Dr. Caron will deliver the Goodman and Gilman Award in Receptor Pharmacology Lecture titled “Physiological and Therapeutic Implications of GPCR Functional Selectivity/Biased Signaling” on Sunday, April 22, 2018 from 2:30 – 3:15 pm.
Pharmacia-ASPET Award in Experimental Therapeutics
Mark Currie, PhD
Dr. Mark Currie, president of R&D and chief scientific officer at Ironwood Pharmaceuticals, is the recipient of the 2018 Pharmacia-ASPET Award in Experimental Therapeutics.
This award was established in 1969 to recognize and stimulate outstanding research in pharmacology and experimental therapeutics, basic laboratory or clinical research that has had, or potentially will have, a major impact on the pharmacological treatment of disease.
Dr. Currie is being recognized for his discovery of the peptide hormones guanylin and uroguanylin that stimulate guanylate cyclase-C (GC-C) and for utilizing the structures of these molecules as the starting point for the invention of a novel more stable peptide, linaclotide,that would prove useful for the oral treatment of gastrointestinal diseases.
He was nominated by Dr. Perry Halushka from the Medical University of South Carolina, who described Dr. Currie’s “contagious passion for pharmacology” and noted that his “accomplishments represent a true journey of scientific innovation, from bench to bedside, led by a single investigator, which is a rare and remarkable accomplishment. His accomplishments have also driven a viable pipeline of innovative medicines that have the potential to treat many tens of millions of patients worldwide in desperate need of new treatments.”
Dr. Currie received his PhD in cell biology/anatomy from the Bowman-Gray School of Medicine of Wake Forest University in 1980. He spent 10 years in academia at Washington University Medical School and the Medical University of South Carolina before joining the Monsanto Company. At Monsanto, he initiated, built and led discovery pharmacology, and served as director of arthritis and inflammation, leading an effort that resulted in marketed Cox 2 inhibitors for the treatment of pain in humans and animals.
In 2002, Dr. Currie joined Ironwood Pharmaceuticals, where he has been responsible for R&D efforts. He brought a unique understanding of GC-C pharmacology to Ironwood and coupled these insights with the expertise of his team to discover, develop, and ultimately bring to market linaclotide for the treatment of adults with irritable bowel syndrome with constipation (IBS-C) and chronic idiopathic constipation (CIC). During this journey of advancing linaclotide to patients, he and his team have defined a novel intestinal analgesic pathway through the GC-C/cyclic GMP pathway that has potential implications for treating not only abdominal pain, but also more broadly other forms of visceral pain.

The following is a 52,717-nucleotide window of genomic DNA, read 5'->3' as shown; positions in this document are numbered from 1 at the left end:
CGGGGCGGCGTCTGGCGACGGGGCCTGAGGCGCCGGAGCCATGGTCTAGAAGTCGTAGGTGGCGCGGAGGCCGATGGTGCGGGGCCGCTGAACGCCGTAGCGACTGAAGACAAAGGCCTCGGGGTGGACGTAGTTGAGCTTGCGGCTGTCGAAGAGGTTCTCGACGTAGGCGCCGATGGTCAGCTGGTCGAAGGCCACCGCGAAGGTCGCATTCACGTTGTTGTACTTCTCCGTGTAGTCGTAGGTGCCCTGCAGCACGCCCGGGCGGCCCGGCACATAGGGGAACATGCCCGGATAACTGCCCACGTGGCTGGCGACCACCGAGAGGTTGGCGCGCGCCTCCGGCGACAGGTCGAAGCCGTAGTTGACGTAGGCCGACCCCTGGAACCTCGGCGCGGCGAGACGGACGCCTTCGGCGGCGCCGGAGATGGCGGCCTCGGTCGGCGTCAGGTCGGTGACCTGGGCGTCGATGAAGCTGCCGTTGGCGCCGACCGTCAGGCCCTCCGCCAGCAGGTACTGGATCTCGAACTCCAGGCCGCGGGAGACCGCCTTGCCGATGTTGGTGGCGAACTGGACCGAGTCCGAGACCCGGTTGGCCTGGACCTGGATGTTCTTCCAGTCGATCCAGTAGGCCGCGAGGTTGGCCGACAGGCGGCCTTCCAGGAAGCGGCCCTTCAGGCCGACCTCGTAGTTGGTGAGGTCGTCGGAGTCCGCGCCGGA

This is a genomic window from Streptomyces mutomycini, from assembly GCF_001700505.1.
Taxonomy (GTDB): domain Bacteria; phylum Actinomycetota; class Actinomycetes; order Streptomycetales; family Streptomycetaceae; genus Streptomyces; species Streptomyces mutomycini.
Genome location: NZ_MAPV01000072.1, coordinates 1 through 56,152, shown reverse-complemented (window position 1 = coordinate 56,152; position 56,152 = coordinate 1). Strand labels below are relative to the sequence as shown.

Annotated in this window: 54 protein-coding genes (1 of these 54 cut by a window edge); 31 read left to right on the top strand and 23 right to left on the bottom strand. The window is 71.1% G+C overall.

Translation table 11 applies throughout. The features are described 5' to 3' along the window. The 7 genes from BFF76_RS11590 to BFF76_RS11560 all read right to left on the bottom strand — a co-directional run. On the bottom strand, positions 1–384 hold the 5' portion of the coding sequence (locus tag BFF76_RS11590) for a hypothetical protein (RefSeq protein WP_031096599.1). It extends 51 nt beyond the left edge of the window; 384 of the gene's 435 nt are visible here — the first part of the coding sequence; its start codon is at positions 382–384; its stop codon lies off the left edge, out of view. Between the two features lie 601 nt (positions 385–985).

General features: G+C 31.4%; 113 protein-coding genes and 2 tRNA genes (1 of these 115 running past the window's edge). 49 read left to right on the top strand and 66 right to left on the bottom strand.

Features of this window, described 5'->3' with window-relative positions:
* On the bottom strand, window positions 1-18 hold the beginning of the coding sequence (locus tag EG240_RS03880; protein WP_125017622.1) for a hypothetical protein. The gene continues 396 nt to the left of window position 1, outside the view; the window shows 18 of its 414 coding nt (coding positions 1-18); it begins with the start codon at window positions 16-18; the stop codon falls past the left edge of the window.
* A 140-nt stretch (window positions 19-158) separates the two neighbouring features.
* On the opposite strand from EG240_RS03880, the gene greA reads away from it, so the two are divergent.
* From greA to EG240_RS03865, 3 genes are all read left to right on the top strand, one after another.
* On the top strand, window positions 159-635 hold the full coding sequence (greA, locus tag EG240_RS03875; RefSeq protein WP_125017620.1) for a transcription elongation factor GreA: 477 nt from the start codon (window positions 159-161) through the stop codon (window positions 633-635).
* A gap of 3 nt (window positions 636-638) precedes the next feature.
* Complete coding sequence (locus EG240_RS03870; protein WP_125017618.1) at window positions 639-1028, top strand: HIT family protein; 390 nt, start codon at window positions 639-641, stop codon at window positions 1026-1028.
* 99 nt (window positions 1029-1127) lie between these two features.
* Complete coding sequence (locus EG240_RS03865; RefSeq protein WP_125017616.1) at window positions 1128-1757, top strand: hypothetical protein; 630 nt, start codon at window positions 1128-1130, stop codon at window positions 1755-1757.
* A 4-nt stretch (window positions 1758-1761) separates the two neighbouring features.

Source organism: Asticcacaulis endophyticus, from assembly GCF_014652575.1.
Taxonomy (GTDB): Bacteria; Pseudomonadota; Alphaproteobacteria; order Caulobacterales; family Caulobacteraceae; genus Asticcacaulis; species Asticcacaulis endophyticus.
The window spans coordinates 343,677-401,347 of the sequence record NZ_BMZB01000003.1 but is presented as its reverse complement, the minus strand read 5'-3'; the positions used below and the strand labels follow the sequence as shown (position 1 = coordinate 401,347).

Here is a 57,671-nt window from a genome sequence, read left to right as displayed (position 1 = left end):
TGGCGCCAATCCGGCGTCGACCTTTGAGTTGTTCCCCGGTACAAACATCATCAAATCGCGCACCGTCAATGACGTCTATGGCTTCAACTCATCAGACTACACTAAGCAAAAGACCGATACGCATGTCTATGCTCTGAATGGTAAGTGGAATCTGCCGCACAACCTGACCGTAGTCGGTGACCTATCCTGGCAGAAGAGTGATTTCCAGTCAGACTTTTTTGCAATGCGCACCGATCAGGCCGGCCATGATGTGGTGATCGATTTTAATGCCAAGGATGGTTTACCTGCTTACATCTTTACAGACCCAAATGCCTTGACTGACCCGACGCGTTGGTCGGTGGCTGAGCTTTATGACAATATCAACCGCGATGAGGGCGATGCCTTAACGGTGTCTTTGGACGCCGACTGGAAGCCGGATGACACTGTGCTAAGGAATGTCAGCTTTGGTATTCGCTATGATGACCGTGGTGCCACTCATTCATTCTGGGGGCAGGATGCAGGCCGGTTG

An ASPET member for 10 years, Dr. Currie has had many papers published in scientific publications, including The Journal of Pharmacology and Experimental Therapeutics.
ASPET will present Dr. Currie with the Pharmacia-ASPET Award in Experimental Therapeutics during the ASPET Annual Meeting at Experimental Biology 2018 in San Diego, CA on Saturday, April 21, 2018 from 4:30 pm – 6:00 pm.
Robert R. Ruffolo Career Achievement Award in Pharmacology
Raymond J. Dingledine, PhD
Dr. Raymond J. Dingledine, professor and chair of the department of pharmacology at Emory University School of Medicine, is the recipient of the 2018 ASPET Robert R. Ruffolo Career Achievement Award in Pharmacology.
The Ruffolo Award was established in 2011 in recognition of the contributions made to drug discovery and development by Dr. Ruffolo. The award recognizes the scientific achievements of scientists who are at the height of their careers and who have made significant contributions to pharmacology.
Dr. Dingledine is being recognized for his research achievements on the pharmacology of the glutamate receptors and the causes of epilepsy, including his earlier work that provided insight into the regulation of postsynaptic glutamate receptors, and his more recent studies that led to the identification of novel EP2 prostaglandin receptor antagonists. He was nominated by Dr. John S. Lazo from University of Virginia School of Medicine, who noted that Dr. Dingledine “shares with Dr. Ruffolo an appreciation of high throughput methods, a deep respect for the power of quantitative pharmacologic methods, and a bent towards drug discovery.”
Dr. Dingledine received his PhD in pharmacology from Stanford University in 1975. He spent time at the University of Cambridge, the University of Oslo, The Salk Institute, and the University of North Carolina at Chapel Hill before joining Emory University School of Medicine in 1992, where he currently chairs the pharmacology department.
Dr. Dingledine’s research focuses on the pharmacology of glutamate receptors and the causes of epilepsy. His early work provided numerous seminal insights into the regulation of postsynaptic glutamate receptors. Some of these findings led him to co-found NeurOp, Inc., a company focused on novel therapeutics for neurological disorders. His recent work has led to the identification of novel EP2 prostaglandin receptor antagonists capable of reducing neuroinflammation, with these studies revealing diverse immunomodulation pathways in epilepsy.